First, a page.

Upcoming Events: San Francisco

Wed 3/15

Image - detail from The Prose Edda book cover

Humanities West Book Discussion: The Prose Edda, by Jesse Byock

Date: Wed, March 15, 2017
Time: 6:30 PM
Gods and giants and dwarves and elves — what's not to like?

Join us to discuss The Prose Edda, the most renowned work of Scandinavian literature and our most extensive source for Norse mythology. The Edda was written in Iceland a century after the close of the Viking Age, and tells in clear prose, interspersed with powerful verse, the ancient Norse creation epic and stories of the battles that follow as gods, giants, dwarves and elves struggle for survival. Discussion led by Lynn Harris.

Mon 3/20

Life After Hate

Date: Mon, March 20, 2017
Time: 5:15 PM
Lessons from a former extremist

Antony McAleer, Executive Director, Life After Hate

A former organizer for the White Aryan Resistance (WAR), Tony McAleer served as a skinhead recruiter, proprietor of Canadian Liberty Net (a computer-operated voice messaging center used to disseminate messages of hatred), and manager of the racist rock band, Odin’s Law. It was love for his children that finally led Tony on a spiritual journey of personal transformation. Today he is the executive director of Life After Hate and shares his practice of compassion as an inspirational speaker.

Tue 3/21

Beethoven in China

Date: Tue, March 21, 2017
Time: 6:00 PM
How Beethoven became a cultural icon in China

Jindong Cai, Associate Professor of Music (performance), Stanford University; Orchestra Conductor; and Co-Author, Beethoven in China: How the Great Composer Became an Icon in the People's Republic

Sheila Melvin, Co-Author, Beethoven in China: How the Great Composer Became an Icon in the People's Republic

Beethoven in China demonstrates that there is no parallel to the depth and breadth of Beethoven's integration into the culture, politics and private passions of China. Schoolchildren routinely read Beethoven, My Great Model and busts of Beethoven are a common sight. Cai's and Melvin's research reveals that the process by which Beethoven became a Chinese icon was tumultuous, starting with a 1906 article by Li Shutong, who referred to him as The Sage of Music, and held him up as a moral exemplar for a struggling nation trying to prevent a slide into chaos. His stoicism in the face of paternal mistreatment and increasing deafness resonated with a culture focused on working hard, on "eating bitterness," in order to achieve greatness. That stoicism proved crucial when Mao had musicians arrested and executed during the Cultural Revolution. But at Tiananmen Square students accompanied their protests with his "Ode to Joy" anyway.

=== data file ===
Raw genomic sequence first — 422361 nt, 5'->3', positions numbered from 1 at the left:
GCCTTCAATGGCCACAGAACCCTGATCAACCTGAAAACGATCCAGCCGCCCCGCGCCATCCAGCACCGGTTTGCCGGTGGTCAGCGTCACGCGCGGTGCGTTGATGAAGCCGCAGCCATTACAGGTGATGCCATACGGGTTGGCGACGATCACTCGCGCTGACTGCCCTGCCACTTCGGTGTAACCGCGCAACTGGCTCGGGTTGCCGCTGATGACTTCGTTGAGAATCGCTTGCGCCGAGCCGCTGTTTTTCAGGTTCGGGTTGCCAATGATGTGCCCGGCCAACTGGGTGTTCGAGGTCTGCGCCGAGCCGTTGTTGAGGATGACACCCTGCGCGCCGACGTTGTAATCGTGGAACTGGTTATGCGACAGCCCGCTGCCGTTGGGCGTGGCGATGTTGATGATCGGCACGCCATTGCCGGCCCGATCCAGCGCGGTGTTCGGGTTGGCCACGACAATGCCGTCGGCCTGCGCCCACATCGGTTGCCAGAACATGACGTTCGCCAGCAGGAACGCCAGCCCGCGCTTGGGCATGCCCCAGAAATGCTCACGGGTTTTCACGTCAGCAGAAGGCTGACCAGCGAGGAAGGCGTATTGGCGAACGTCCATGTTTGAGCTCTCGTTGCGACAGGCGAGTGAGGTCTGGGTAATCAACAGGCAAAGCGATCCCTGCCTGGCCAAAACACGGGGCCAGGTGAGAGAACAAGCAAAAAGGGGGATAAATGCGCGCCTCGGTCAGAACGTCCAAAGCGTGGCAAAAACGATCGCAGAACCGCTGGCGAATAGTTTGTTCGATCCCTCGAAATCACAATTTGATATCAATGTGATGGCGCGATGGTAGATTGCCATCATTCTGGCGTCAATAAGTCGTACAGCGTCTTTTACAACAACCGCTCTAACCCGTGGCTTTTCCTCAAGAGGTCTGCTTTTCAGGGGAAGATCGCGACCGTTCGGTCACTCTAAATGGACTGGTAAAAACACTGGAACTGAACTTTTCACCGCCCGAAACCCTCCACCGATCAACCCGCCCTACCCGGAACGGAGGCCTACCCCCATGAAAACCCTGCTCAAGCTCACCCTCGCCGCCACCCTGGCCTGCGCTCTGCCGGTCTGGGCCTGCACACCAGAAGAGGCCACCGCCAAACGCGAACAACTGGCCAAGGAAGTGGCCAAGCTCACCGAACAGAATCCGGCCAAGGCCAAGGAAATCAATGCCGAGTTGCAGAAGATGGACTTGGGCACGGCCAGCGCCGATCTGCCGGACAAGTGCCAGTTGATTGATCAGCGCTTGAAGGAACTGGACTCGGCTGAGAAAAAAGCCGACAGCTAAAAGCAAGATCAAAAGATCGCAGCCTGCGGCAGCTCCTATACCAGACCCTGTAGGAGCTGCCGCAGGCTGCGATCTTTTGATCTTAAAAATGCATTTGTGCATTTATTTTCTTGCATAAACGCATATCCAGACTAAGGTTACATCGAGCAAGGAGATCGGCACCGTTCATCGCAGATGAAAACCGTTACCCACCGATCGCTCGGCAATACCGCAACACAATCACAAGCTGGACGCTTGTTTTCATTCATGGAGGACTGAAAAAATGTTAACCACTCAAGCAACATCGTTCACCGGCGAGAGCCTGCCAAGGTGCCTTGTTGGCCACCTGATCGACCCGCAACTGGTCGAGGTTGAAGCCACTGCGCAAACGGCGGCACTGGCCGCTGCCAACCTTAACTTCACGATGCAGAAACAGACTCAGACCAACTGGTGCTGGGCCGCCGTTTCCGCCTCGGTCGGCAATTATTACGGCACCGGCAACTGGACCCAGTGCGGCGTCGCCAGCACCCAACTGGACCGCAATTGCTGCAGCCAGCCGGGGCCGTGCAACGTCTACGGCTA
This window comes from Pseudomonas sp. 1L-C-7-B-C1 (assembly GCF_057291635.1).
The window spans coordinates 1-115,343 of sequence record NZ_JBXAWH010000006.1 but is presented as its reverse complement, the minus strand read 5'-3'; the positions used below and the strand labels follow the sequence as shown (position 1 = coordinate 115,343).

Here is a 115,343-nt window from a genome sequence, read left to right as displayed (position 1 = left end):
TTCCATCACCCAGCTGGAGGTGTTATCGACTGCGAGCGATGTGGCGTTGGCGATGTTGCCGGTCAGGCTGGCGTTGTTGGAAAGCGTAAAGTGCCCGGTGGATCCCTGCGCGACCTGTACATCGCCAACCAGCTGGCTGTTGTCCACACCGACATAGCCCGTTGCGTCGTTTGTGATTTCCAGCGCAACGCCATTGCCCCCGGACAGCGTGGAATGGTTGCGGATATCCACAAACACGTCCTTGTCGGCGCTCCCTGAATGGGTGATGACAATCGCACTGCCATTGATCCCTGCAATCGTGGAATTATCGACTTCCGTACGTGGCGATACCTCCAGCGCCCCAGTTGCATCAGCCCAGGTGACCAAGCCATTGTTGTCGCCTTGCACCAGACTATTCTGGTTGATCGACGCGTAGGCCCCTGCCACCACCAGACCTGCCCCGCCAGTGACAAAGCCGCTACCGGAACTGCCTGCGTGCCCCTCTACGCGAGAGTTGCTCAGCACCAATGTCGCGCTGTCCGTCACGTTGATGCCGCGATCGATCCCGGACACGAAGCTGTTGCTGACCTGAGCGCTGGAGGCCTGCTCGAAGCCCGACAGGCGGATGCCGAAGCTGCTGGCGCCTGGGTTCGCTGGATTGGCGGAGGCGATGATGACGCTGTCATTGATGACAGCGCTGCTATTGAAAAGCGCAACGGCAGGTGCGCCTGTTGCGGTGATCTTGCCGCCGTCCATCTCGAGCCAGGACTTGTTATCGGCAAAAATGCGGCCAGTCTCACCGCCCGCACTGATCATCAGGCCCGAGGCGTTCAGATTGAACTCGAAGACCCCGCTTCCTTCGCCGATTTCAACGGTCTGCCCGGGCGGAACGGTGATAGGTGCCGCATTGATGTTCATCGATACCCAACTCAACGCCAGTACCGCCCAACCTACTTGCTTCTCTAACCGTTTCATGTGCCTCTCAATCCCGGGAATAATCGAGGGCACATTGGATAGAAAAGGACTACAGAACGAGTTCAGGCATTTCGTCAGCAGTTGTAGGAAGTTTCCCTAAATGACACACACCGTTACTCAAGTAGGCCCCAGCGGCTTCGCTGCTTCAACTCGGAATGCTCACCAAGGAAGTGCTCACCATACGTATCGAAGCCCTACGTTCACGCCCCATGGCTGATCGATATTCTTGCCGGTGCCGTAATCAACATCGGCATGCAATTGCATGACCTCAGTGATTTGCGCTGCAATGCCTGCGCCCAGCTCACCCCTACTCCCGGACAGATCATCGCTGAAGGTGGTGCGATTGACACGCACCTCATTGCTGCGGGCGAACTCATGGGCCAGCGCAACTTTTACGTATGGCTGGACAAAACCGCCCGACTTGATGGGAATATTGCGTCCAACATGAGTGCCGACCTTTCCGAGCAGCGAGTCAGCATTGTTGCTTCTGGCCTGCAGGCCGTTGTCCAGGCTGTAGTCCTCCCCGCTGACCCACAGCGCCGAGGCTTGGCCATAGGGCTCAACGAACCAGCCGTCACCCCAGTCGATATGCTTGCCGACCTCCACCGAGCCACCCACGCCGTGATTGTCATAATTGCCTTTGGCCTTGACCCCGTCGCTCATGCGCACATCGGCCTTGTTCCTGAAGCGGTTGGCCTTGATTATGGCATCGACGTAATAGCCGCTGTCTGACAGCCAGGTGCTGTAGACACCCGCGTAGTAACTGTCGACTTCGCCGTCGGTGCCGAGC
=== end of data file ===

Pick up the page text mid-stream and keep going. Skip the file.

Tue 3/28

Image - Marty Brounstein

The Courage and Compassion to Do the Right Thing

Date: Tue, March 28, 2017
Time: 6:00 PM

Marty Brounstein, Author, Two Among the Righteous Few: A Story of Courage in the Holocaust

This program is part of our Good Lit series, underwritten by the Bernard Osher Foundation.

Come hear a true interfaith story of courage, compassion and rescue during the Holocaust. A Catholic couple in the Netherlands, despite great risk and danger, helped save the lives of at least two dozen Jews from certain death during World War II. Brounstein will also explain the meaningful personal connection that inspires him to tell and retell the story of their heroic actions.

Wed 4/19

Image - detail of book cover of Cleopatra

Humanities West Book Discussion: Cleopatra, by Stacy Schiff

Date: Wed, April 19, 2017
Time: 6:30 PM
The story of one of the most intriguing women in history

Join us to discuss Cleopatra by Stacy Schiff, the Pulitzer Prize-winning biographer who brings to life one of the most intriguing women in human history. Though the palace of the last queen of Egypt actually did shimmer with onyx, garnets and gold, it was richer still in political and sexual intrigue. Cleopatra died young, at 39, but first married two brothers, dispatching one in a brutal civil war while they were still teenagers, and poisoning the other, before eliminating a sister as well. She had a son with Julius Caesar and three children with Marc Antony, complicating but probably prolonging wealthy Egypt's fatal embrace by the relatively uncivilized Romans. In a masterly return to classical sources, Schiff boldly separates fact from fiction to rescue the magnetic queen whose dramatic death ushered in a new world order. Discussion led by Lynn Harris.